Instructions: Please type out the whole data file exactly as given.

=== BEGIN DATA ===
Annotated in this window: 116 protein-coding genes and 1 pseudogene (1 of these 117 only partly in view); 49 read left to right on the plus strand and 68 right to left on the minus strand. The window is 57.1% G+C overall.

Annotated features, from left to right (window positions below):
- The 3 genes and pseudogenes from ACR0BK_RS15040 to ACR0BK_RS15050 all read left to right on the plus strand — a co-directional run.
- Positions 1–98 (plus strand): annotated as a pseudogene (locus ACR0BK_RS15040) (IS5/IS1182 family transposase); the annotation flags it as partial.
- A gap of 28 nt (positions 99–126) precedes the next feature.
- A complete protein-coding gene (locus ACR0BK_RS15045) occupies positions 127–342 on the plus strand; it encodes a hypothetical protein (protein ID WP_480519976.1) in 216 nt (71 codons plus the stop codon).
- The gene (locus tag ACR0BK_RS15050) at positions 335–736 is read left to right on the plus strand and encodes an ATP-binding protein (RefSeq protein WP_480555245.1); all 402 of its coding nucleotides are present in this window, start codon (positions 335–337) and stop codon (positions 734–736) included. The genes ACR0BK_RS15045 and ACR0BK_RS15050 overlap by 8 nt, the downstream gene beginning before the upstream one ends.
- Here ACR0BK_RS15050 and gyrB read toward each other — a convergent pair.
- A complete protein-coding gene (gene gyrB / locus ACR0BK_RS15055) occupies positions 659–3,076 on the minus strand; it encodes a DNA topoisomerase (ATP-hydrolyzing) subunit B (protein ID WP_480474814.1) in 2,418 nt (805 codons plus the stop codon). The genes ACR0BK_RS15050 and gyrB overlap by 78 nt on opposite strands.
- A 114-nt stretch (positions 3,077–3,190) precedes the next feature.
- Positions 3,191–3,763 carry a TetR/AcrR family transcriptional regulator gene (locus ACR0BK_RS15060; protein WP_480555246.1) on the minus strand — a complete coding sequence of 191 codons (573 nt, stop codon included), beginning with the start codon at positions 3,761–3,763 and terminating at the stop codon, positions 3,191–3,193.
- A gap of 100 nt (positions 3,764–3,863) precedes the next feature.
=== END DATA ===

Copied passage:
Annotated in this window: 116 protein-coding genes and 1 pseudogene (1 of these 117 only partly in view); 49 read left to right on the plus strand and 68 right to left on the minus strand. The window is 57.1% G+C overall.

Annotated features, from left to right (window positions below):
- The 3 genes and pseudogenes from ACR0BK_RS15040 to ACR0BK_RS15050 all read left to right on the plus strand — a co-directional run.
- Positions 1–98 (plus strand): annotated as a pseudogene (locus ACR0BK_RS15040) (IS5/IS1182 family transposase); the annotation flags it as partial.
- A gap of 28 nt (positions 99–126) precedes the next feature.
- A complete protein-coding gene (locus ACR0BK_RS15045) occupies positions 127–342 on the plus strand; it encodes a hypothetical protein (protein ID WP_480519976.1) in 216 nt (71 codons plus the stop codon).
- The gene (locus tag ACR0BK_RS15050) at positions 335–736 is read left to right on the plus strand and encodes an ATP-binding protein (RefSeq protein WP_480555245.1); all 402 of its coding nucleotides are present in this window, start codon (positions 335–337) and stop codon (positions 734–736) included. The genes ACR0BK_RS15045 and ACR0BK_RS15050 overlap by 8 nt, the downstream gene beginning before the upstream one ends.
- Here ACR0BK_RS15050 and gyrB read toward each other — a convergent pair.
- A complete protein-coding gene (gene gyrB / locus ACR0BK_RS15055) occupies positions 659–3,076 on the minus strand; it encodes a DNA topoisomerase (ATP-hydrolyzing) subunit B (protein ID WP_480474814.1) in 2,418 nt (805 codons plus the stop codon). The genes ACR0BK_RS15050 and gyrB overlap by 78 nt on opposite strands.
- A 114-nt stretch (positions 3,077–3,190) precedes the next feature.
- Positions 3,191–3,763 carry a TetR/AcrR family transcriptional regulator gene (locus ACR0BK_RS15060; protein WP_480555246.1) on the minus strand — a complete coding sequence of 191 codons (573 nt, stop codon included), beginning with the start codon at positions 3,761–3,763 and terminating at the stop codon, positions 3,191–3,193.
- A gap of 100 nt (positions 3,764–3,863) precedes the next feature.